State Taxes and The Compound Effect: Ticking Time-Bomb or Nest-Egg?

Some things change and some things remain the same.  Unfortunately, a lot of the time, the things we want to change, remain the same (and vice versa).  Hence, what can we do about it?  How can we change something, improve, and get the results we desire?  

I read a book a few years ago that I want to encourage you to read as well.  It is called, "The Compound Effect" by Darren Hardy.  It is a great book about how small actions, small differences in behavior or small changes can make a big difference over time.  

I'm sure most of us are aware of the compound effect when it comes to money, i.e., the earlier you start investing in your 401k, the bigger the "pot" in the future.  Well, the same principle applies to any area of your life that you want to change, whether it is relationships, your fitness level, finances, career, etc.  

Small changes made today and every day (completed with consistency) will produce big results at some point in the future.  Consistency is the key.  Hence, you have to have the perseverance and discipline to stick with the small change you are making on a daily basis so you see the result in the futureThe biggest reason people don't get the results they desire is because they give up too soon.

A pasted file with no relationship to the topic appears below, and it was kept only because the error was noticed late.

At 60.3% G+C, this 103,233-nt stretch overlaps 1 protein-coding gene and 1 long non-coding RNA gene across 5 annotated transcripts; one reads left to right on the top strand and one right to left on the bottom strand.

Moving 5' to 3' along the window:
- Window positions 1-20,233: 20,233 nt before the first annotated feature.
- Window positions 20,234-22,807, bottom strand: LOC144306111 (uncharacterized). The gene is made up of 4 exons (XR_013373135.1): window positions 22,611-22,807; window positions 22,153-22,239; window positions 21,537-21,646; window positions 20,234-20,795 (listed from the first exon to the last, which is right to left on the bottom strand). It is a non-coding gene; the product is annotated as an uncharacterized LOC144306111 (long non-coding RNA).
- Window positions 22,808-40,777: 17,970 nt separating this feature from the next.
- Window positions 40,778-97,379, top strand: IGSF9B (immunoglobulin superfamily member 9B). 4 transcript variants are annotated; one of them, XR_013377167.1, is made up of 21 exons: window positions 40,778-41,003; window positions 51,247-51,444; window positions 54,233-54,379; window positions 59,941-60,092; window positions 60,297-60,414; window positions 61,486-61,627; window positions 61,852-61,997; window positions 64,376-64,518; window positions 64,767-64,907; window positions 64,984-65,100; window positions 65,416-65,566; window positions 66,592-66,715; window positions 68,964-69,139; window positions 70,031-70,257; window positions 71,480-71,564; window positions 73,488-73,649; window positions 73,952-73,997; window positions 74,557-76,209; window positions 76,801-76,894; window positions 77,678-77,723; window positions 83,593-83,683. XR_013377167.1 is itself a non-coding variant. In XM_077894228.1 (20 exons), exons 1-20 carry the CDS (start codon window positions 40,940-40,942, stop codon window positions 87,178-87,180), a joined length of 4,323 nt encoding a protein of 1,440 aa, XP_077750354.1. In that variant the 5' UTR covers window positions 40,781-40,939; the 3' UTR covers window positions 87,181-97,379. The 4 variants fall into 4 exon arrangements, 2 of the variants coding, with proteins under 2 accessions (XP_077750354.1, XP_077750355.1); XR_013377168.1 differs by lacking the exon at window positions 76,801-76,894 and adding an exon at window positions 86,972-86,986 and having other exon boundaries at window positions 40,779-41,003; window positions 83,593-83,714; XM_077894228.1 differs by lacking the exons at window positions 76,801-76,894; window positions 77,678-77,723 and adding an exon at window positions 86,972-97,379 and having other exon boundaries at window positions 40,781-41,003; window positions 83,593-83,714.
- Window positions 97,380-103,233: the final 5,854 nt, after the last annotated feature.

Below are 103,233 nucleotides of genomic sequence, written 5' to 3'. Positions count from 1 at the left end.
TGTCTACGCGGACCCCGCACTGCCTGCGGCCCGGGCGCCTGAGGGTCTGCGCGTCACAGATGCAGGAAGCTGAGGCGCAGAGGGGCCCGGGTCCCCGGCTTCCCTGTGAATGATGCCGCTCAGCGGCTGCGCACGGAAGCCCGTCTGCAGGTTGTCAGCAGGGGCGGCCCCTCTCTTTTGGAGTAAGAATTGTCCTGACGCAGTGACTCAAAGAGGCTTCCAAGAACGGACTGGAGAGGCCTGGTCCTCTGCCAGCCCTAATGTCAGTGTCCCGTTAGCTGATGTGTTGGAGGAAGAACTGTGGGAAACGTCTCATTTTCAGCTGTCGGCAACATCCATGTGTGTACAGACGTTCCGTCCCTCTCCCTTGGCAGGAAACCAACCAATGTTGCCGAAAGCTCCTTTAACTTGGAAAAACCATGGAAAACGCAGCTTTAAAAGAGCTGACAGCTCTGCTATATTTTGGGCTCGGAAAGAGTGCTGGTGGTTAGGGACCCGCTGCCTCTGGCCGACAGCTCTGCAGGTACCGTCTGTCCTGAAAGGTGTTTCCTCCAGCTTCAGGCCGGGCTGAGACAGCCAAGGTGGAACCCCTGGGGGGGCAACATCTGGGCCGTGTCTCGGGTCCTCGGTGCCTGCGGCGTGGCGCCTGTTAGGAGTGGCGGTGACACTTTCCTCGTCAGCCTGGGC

How does this apply to state and local taxes?  Well, small errors, or areas of neglect (such as nexus, apportionment, inter-company expenses, etc.) can add up over time.  If no action is taken, an audit, a nexus questionnaire, etc. can arrive at your doorstep and the liability can be much greater than if action had been taken years earlier.  

On the flip-side, if action is taken today (i.e., restructuring, voluntary disclosure agreements, planning, etc.) cash tax savings can be achieved not only for one tax year, but on an annual basis creating additional funds (or "nest-egg") to be used in your business.

The compound effect is a great principle.  Just make sure that it is producing a "positive" effect for you and your business, instead of a "ticking time-bomb."

I leave you with this question from the book, "The Compound Effect:"  

"If you were given a choice between taking $3 million in cash this very instant and a single penny that doubles in value every day for 31 days, which would you choose?"